ware need to be verified. Already, Appel
points out, some verification tools are
commercially viable. For example, an
optimizing C compiler in France called
CompCert is being evaluated by Airbus
and European certification agencies
for use in compiling the fly-by-wire
software used to fly the Airbus jetliner.
“Compared with the compiler Airbus currently uses, CompCert has the
advantage of being proved correct, no
matter what program is compiled,”
Other aeronautics agencies are also
starting to use them. Formal verifica-
tion tools “have been shown to be ef-
fective at finding defects in safety-crit-
ical digital systems including avionics
systems,” according to a 2017 report
released by the U.S. National Aeronau-
tics and Space Administration (NASA)
Langley Research Center. Also, the U.S.
Federal Aviation Administration (FAA)
has issued guidelines that allow the
use of formal methods tools to replace
some of the methods it uses for “certi-
NASA acknowledges this will be a
slow process, noting, “There are still
many issues that must be addressed
before formal verification tools can
be injected into the design process for
digital avionics systems.” The report
points out, “Most developers of avion-
ics systems are unfamiliar with even
the basic notions of formal verifica-
tion, much less which tools are most
appropriate for different problem do-
mains,” and skills and expertise will be
needed to master the tools effectively.
The U.S. Defense Advanced Re-
search Projects Agency (DARPA) has
developed a program called High-As-
surance Cyber Military Systems that
takes a “clean-slate, formal meth-
ods-based approach to enable semi-
automated code synthesis from ex-
ecutable, formal specifications.” The
approach ensures a hacker-proof sys-
tem and “illustrates that we’re now
at a point where such systems can be
deployed in truly mission-critical envi-
ronments,” notes Jagannathan.
In recent years, the auto industry
has become aware of how vulnerable
cars are to hacking, and “they are eagerly looking for solutions from security researchers and verification
researchers,” Appel says. He believes
in the next decade there will be more
industries using software verification,
and more software available for purchase that has been verified.
For software verification to become
widespread, however, there must be
trusted compilers to translate these formal software verification methods, since
they are written in high-level languages.
Progress is being made, however, and
when a trusted compiler becomes widely available, the issue of hacker-proof
software may no longer be a wistful notion, but a concrete reality.
Certified Software, Communications of the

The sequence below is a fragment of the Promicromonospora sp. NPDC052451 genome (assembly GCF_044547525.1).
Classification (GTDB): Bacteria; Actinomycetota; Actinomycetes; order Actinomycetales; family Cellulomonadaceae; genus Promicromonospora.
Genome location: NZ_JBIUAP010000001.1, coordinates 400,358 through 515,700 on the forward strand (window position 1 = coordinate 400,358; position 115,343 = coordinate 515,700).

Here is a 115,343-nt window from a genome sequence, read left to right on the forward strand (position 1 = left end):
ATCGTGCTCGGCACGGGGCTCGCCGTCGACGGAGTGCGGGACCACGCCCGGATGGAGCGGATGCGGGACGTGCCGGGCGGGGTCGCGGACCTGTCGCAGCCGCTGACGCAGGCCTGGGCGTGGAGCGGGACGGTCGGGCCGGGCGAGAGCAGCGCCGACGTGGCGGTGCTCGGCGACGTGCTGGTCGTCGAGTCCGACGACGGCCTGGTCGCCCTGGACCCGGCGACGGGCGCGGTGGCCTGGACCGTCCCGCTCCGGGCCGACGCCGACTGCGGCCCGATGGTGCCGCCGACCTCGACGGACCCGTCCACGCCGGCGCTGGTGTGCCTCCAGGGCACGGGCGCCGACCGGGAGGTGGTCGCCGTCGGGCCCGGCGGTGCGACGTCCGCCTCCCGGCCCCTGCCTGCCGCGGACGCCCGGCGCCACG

ACM, 53( 12), pages 56-66, December 2010
Serna-M. E., and Morales-V. D.
State of the Art in the Research of Formal
Verification, Ingeniería, Investigación y
Tecnología, Oct.-Dec. 2014, pgs. 615-623.
Volume 15, Issue 4.
D’Silva, V., Kroening, D., and Weissenbacher, G.
A Survey of Automated Techniques
for Formal Software Verification, IEEE
Transactions on Computer-Aided Design of
Integrated Circuits and Systems, July 2008,
Vol. 27, No. 7.
Souyris, J., Wiels, V., Delmas, D., and Delseny, H.
Formal Verification of Avionics Software
Products, FM 2009: Formal Methods,
Second World Congress, Eindhoven, The
Netherlands, Nov. 2-6, 2009, Proceedings,
The Verifying Compiler: A Grand Challenge
for Computing Research. In: Hedin G. (eds)
Compiler Construction. CC 2003. Lecture
Notes in Computer Science, 2003, vol 2622.
Springer, Berlin, Heidelberg
Esther Shein is a freelance technology and business
writer based in the Boston area.
© 2017 ACM 0001-0782/17/08 $15.00
proofs so the computer can check them
for every version of the system.
This can be time-consuming and
inefficient. “Ideally, if you proved one
version and made a small change, you’d
only make a small change to the proof,
but that’s not the way it works,” Tatlock
says. Whenever even a small change is
made to software code, “it can have very
large consequences,” resulting in a big
change in the proof. It might change
some fact that’s relied upon throughout
the rest of the proof, he adds.
Other techniques are less powerful,
like bounded model checking, which is a
form of exhaustive testing, Tatlock says.
This involves considering some component and showing every possible execution of steps up to some bound is correct.
“So I might make sure for the logging
system, there’s no execution within 100
steps that ever crashes. I get that by automatically testing every execution up to
100 steps.” Yet, he reiterates, the guarantee isn’t as strong, and bounded model
checking up to 100 steps does not tell you
anything about the 101st step.
Tatlock and his colleagues have built
a suite of tools the engineers use in their
regular development process. They include a checker that allows them to formally describe the entire radiotherapy
system to a computer and ensure the key
components are individually correct.
The researchers are now working on
building verified replacements for those
parts of the system. When all those individual system components are put
together, he says, essentially, they are assured top-level safety verification.
The radiotherapy system is checked
daily because “we want to make sure
the code written by the engineers on
that team will correctly turn off the
beam if anything goes wrong,” Tatlock says. The work is similar to DeepSpec’s; it just emphasizes a different
degree of automation.
While CertiKOS prevents one app
from incorrectly reading the memory
of another application, the UW team
does not use it because CertiKOS is
a traditional Unix OS meant for running Unix-style apps, and the preponderance of components in the
radiotherapy system are embedded
systems and just run code directly on
the hardware, he says.
Like Tatlock, Appel and Shao stress
that only certain types of critical soft-